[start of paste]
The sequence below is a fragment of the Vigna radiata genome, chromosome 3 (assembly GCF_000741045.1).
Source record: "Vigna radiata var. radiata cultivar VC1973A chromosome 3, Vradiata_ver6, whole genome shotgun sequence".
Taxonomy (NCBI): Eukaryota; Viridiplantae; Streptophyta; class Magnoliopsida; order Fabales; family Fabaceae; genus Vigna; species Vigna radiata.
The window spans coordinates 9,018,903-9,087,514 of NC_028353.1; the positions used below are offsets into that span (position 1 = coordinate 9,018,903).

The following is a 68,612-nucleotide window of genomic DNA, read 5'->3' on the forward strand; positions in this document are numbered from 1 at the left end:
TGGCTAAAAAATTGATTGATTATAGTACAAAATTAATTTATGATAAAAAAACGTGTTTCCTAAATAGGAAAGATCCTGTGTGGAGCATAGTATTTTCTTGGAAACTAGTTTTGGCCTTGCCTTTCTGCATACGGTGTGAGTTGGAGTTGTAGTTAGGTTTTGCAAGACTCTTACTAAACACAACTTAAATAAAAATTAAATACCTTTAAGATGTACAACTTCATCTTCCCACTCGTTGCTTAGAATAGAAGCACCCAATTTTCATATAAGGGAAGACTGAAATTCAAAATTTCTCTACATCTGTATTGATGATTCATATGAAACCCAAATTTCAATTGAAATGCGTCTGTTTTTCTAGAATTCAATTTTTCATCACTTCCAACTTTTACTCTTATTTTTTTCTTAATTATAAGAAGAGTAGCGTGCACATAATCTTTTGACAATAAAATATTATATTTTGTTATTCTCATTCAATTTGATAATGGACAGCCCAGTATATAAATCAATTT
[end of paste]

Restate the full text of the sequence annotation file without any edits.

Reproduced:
The sequence below is a fragment of the Vigna radiata genome, chromosome 3 (assembly GCF_000741045.1).
Source record: "Vigna radiata var. radiata cultivar VC1973A chromosome 3, Vradiata_ver6, whole genome shotgun sequence".
Taxonomy (NCBI): Eukaryota; Viridiplantae; Streptophyta; class Magnoliopsida; order Fabales; family Fabaceae; genus Vigna; species Vigna radiata.
The window spans coordinates 9,018,903-9,087,514 of NC_028353.1; the positions used below are offsets into that span (position 1 = coordinate 9,018,903).

The following is a 68,612-nucleotide window of genomic DNA, read 5'->3' on the forward strand; positions in this document are numbered from 1 at the left end:
TGGCTAAAAAATTGATTGATTATAGTACAAAATTAATTTATGATAAAAAAACGTGTTTCCTAAATAGGAAAGATCCTGTGTGGAGCATAGTATTTTCTTGGAAACTAGTTTTGGCCTTGCCTTTCTGCATACGGTGTGAGTTGGAGTTGTAGTTAGGTTTTGCAAGACTCTTACTAAACACAACTTAAATAAAAATTAAATACCTTTAAGATGTACAACTTCATCTTCCCACTCGTTGCTTAGAATAGAAGCACCCAATTTTCATATAAGGGAAGACTGAAATTCAAAATTTCTCTACATCTGTATTGATGATTCATATGAAACCCAAATTTCAATTGAAATGCGTCTGTTTTTCTAGAATTCAATTTTTCATCACTTCCAACTTTTACTCTTATTTTTTTCTTAATTATAAGAAGAGTAGCGTGCACATAATCTTTTGACAATAAAATATTATATTTTGTTATTCTCATTCAATTTGATAATGGACAGCCCAGTATATAAATCAATTT